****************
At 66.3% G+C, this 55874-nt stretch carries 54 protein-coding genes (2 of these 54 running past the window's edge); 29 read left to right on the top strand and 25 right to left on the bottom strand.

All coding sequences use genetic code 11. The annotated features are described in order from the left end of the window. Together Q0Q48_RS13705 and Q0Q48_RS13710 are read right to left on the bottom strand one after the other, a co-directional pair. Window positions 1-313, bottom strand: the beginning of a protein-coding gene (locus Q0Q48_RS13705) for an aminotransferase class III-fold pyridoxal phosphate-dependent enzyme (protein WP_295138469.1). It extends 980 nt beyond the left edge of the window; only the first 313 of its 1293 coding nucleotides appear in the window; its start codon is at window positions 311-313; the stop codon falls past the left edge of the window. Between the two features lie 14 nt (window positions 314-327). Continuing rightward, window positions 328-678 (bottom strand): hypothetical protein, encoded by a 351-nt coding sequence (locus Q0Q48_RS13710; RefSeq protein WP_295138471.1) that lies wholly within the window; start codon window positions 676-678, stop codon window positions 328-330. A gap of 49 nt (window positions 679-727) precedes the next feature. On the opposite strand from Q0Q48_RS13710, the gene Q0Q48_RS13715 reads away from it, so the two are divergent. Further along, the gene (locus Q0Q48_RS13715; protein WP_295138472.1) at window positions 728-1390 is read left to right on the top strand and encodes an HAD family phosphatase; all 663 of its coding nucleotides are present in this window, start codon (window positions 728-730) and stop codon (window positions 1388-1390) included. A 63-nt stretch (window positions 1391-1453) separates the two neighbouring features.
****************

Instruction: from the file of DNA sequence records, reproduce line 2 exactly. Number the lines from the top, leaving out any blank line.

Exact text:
All coding sequences use genetic code 11. The annotated features are described in order from the left end of the window. Together Q0Q48_RS13705 and Q0Q48_RS13710 are read right to left on the bottom strand one after the other, a co-directional pair. Window positions 1-313, bottom strand: the beginning of a protein-coding gene (locus Q0Q48_RS13705) for an aminotransferase class III-fold pyridoxal phosphate-dependent enzyme (protein WP_295138469.1). It extends 980 nt beyond the left edge of the window; only the first 313 of its 1293 coding nucleotides appear in the window; its start codon is at window positions 311-313; the stop codon falls past the left edge of the window. Between the two features lie 14 nt (window positions 314-327). Continuing rightward, window positions 328-678 (bottom strand): hypothetical protein, encoded by a 351-nt coding sequence (locus Q0Q48_RS13710; RefSeq protein WP_295138471.1) that lies wholly within the window; start codon window positions 676-678, stop codon window positions 328-330. A gap of 49 nt (window positions 679-727) precedes the next feature. On the opposite strand from Q0Q48_RS13710, the gene Q0Q48_RS13715 reads away from it, so the two are divergent. Further along, the gene (locus Q0Q48_RS13715; protein WP_295138472.1) at window positions 728-1390 is read left to right on the top strand and encodes an HAD family phosphatase; all 663 of its coding nucleotides are present in this window, start codon (window positions 728-730) and stop codon (window positions 1388-1390) included. A 63-nt stretch (window positions 1391-1453) separates the two neighbouring features.